Andres is a Java/Groovy developer and a Java Champion with more than 20 years of experience in software design and development. He has been involved in web and desktop application development since the early days of Java. Andres is a true believer in open source and has participated on popular projects like Groovy, Griffon, and DbUnit, as well as starting his own projects (Json-lib, EZMorph, GraphicsBuilder, JideBuilder). Founding member of the Griffon framework and Hackergarten community event. You can find him on twitter too as @aalmiray. He likes to spend time with his beloved wife, Ixchel, when not hacking around.
Apache Maven is an ubiquitous build tool in the Java ecosystem, some even claim it's the defacto standard build tool. Configuring Maven is deceptively simple, after all it's just a matter of writing XML, isn't it? Things look differently when the rubber meets the road. One must know the intricacies of the build lifecycle; how plugins, goals (mojos), and phases come together; rules for dependency resolution; configuration inheritance between parent - child POM files; enhancing the build with profiles; and more. These features may trip you over if the rules that govern them are unclear. We'll present a series of scenarios to test your knowledge on Maven rules. we guarantee you'll leave this session with a few bits of new information and better understanding of the Maven build tool.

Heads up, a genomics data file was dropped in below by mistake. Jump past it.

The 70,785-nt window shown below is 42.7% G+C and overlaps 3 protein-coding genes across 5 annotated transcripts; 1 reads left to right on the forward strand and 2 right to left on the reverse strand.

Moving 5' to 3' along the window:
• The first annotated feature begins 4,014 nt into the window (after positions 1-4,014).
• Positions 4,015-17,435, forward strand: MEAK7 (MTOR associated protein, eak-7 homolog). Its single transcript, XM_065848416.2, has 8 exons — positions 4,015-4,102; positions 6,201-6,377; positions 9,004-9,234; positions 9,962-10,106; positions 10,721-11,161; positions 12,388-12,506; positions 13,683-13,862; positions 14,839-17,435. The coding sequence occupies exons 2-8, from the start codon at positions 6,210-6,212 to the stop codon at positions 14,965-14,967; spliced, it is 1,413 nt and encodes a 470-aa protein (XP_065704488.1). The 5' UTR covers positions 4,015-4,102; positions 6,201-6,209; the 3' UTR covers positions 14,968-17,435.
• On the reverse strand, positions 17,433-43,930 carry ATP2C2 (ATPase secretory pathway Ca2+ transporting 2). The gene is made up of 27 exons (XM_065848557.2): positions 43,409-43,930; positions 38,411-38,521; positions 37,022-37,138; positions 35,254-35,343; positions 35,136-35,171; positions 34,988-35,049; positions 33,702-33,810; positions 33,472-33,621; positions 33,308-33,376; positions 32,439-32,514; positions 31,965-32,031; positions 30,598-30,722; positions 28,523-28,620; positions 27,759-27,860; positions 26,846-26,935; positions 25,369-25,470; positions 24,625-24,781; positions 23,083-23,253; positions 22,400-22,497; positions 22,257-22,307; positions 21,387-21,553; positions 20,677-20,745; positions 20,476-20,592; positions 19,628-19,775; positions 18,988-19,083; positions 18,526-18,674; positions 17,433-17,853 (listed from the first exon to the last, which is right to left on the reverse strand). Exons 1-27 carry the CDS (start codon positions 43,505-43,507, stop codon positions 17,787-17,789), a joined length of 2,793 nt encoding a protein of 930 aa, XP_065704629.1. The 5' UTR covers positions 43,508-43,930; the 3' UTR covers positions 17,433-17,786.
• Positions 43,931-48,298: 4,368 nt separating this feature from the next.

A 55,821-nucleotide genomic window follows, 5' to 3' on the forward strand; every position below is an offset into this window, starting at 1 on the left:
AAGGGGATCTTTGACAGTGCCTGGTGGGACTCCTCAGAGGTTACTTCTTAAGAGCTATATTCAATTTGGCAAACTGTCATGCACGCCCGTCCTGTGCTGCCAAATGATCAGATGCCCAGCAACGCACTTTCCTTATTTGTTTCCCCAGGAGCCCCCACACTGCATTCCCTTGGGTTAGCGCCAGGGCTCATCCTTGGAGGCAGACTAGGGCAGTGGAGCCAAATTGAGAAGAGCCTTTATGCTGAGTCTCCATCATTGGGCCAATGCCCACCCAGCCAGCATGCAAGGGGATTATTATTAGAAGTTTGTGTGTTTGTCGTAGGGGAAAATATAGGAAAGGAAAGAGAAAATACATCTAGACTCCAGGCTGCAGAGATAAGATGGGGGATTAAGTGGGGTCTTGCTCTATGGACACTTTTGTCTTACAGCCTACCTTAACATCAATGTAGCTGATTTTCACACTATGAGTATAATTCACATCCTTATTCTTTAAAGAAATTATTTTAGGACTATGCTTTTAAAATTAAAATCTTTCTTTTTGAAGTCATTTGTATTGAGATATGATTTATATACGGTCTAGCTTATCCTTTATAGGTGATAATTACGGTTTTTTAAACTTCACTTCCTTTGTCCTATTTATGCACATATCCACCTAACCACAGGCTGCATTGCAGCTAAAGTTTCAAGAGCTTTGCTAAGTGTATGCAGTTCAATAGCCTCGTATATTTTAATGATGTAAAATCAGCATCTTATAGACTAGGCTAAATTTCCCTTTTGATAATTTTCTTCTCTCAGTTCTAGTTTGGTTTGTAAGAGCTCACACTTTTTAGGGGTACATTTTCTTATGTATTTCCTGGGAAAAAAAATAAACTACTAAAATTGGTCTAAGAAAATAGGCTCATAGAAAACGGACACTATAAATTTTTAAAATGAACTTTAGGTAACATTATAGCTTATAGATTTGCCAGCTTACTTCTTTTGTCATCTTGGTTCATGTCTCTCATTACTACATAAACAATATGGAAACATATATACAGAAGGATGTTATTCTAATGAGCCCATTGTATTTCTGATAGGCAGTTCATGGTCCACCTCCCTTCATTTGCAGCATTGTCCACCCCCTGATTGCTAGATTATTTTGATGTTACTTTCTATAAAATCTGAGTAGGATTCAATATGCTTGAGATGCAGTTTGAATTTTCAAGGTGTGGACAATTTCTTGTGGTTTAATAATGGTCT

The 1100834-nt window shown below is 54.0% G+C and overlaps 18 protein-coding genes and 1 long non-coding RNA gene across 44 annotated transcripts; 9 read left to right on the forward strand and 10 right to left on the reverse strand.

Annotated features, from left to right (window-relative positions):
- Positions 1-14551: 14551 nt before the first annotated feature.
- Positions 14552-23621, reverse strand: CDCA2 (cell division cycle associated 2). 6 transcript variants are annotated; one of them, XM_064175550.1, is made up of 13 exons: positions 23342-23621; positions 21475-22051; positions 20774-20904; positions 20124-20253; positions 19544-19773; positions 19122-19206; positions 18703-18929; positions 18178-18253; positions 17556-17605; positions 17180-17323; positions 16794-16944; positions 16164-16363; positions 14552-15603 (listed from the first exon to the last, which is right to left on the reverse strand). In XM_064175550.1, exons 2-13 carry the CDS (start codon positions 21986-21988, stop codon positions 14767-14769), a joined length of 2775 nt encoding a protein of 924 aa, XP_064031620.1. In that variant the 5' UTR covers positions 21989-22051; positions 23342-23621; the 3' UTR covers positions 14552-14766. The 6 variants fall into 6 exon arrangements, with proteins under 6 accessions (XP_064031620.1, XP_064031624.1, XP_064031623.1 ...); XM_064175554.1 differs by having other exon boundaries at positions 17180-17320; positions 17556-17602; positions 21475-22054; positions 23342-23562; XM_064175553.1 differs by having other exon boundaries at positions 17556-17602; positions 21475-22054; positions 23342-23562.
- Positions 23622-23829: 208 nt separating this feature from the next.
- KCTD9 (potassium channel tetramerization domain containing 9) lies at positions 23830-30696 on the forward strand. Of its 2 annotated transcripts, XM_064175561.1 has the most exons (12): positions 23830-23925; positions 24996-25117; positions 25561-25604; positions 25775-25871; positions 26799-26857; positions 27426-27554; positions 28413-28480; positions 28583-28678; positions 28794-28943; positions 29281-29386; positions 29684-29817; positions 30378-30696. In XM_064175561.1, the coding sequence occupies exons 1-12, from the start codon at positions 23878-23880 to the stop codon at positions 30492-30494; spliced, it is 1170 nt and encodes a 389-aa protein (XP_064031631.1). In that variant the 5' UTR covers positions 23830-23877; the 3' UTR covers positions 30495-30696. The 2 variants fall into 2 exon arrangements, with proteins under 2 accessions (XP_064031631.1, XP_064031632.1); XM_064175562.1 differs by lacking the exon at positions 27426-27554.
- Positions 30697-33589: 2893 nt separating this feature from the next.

Microservices are everywhere. There is more than one way to implement and deploy them, but in the end what we expect of them is to move data from one place to another databases are typically found at either end of a microservice execution. Microservices can execute in sync and async modes, but what about data processing from and to the database? In this session we'll cover sync & async capabilities offered by Helidon, Micronaut, Quarkus, and Spring Boot when it comes to reading and writing data.
Oracle Database and Open Source are two subjects that are not seen together that often. However, it would surprise you the number of projects associated with the Oracle Database ecosystem that are directly available to Java developers at no cost or in Open Source form. Some of these projects are lead and sponsored by Oracle itself, others are lead by third parties and/or popular integrators. You'll find amongst these projects options for database connectivity (sync & async), ORMs, testing, migration tools, and more. These session offers a look at these projects.